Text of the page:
[quote]Perception is demonstrated to have occurred below the threshold of conscious sensory experience when a person responds to a stimulus too weak in intensity or too short in duration for him to be aware of it. Individual behavior without awareness of the stimulus, of which subliminal perception is a subtype, has been a subject of study in psychological laboratories for at least 70 years, and a great deal of technical data has been collected on the subject. Recently it has been associated with some theories of depth analysis and popularized for possible commercial exploitation by the advertising world.
In the most sensational of these popularized experiments, an increase in popcorn sales in a New Jersey movie theater is said to have been stimulated by subliminal interruptions of the feature film with an advertisement urging the patrons to buy popcorn. The exposure time used, a small fraction of a second, was too brief for conscious discrimination by an observer absorbed in the film story but presumably long enough to have some stimulating effect. The advertising men who are currently interested in this phenomenon as a sales technique argue that the short-duration stimulus appeals to a positive motive, for example an appetite for popcorn, without arousing the rational, conscious sales-resistance of the individual, based perhaps on the desire to save money or lose weight.[/quote]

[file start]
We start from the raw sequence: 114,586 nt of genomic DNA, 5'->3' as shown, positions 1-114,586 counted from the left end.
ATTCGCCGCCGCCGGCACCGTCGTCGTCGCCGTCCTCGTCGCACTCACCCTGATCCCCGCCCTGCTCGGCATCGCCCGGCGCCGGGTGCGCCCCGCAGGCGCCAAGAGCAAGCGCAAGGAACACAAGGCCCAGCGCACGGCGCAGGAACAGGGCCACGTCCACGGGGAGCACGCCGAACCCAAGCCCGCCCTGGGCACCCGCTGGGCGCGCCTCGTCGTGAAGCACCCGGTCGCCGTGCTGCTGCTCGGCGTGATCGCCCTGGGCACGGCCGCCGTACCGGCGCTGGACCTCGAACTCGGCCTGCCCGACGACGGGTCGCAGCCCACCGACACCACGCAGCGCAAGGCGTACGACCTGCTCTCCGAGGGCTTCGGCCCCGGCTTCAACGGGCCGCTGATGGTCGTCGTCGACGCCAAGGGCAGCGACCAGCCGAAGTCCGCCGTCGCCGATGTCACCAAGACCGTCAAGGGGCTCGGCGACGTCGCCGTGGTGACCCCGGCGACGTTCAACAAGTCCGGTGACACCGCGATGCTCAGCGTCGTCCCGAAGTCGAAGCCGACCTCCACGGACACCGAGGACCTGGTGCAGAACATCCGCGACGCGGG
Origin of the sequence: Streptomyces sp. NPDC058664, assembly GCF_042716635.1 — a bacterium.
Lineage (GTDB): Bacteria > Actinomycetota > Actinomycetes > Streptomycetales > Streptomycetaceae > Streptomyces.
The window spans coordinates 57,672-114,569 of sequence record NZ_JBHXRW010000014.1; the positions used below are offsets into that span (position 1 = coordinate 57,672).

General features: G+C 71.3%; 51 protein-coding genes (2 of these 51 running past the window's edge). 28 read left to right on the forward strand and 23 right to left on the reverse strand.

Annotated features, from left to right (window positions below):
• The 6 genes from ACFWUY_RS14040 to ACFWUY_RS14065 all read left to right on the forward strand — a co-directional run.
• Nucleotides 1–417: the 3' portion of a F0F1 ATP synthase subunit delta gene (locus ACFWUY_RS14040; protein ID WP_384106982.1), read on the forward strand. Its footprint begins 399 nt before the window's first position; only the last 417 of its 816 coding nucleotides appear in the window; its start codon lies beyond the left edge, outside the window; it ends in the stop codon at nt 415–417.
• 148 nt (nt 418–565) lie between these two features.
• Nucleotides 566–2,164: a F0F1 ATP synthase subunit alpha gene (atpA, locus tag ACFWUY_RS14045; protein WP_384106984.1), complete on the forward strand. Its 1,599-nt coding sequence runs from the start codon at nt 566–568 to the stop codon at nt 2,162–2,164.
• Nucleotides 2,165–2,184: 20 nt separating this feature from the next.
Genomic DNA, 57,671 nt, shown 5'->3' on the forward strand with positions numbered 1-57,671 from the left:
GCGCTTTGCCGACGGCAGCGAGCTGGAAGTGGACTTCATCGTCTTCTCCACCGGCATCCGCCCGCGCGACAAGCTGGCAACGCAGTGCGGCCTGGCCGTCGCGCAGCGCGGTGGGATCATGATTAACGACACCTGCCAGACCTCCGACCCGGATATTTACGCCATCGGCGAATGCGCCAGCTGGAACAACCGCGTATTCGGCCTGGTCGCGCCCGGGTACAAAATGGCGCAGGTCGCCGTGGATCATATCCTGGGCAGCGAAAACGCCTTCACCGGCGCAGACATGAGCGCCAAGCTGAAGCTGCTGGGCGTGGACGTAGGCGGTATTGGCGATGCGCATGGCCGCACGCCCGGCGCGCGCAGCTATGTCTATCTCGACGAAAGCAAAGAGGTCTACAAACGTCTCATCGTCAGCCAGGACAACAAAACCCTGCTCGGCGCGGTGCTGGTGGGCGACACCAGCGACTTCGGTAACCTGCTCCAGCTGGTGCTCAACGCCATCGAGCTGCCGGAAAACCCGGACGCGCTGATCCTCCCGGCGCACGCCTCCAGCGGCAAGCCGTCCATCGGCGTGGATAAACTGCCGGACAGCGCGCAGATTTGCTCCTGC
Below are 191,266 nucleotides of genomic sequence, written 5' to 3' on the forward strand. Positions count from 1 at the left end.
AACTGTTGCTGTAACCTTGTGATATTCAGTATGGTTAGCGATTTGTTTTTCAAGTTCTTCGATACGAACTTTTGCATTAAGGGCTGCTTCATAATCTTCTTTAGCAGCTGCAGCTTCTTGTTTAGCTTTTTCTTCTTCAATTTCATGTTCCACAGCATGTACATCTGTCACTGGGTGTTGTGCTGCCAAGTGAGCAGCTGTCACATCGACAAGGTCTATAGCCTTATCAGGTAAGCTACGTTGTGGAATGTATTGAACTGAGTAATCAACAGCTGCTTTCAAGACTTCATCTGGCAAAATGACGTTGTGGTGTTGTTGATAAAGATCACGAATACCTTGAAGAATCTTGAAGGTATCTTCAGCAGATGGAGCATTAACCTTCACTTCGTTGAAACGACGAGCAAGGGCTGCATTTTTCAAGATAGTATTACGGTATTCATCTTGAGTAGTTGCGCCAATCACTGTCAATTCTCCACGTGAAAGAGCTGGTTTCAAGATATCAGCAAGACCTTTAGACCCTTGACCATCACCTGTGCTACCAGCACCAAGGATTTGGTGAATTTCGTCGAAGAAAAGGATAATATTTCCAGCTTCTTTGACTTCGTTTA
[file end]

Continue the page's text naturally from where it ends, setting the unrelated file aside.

Apparently, if it is that easy to influence human thought, do people really still believe that a perceived limit will not affect them at all?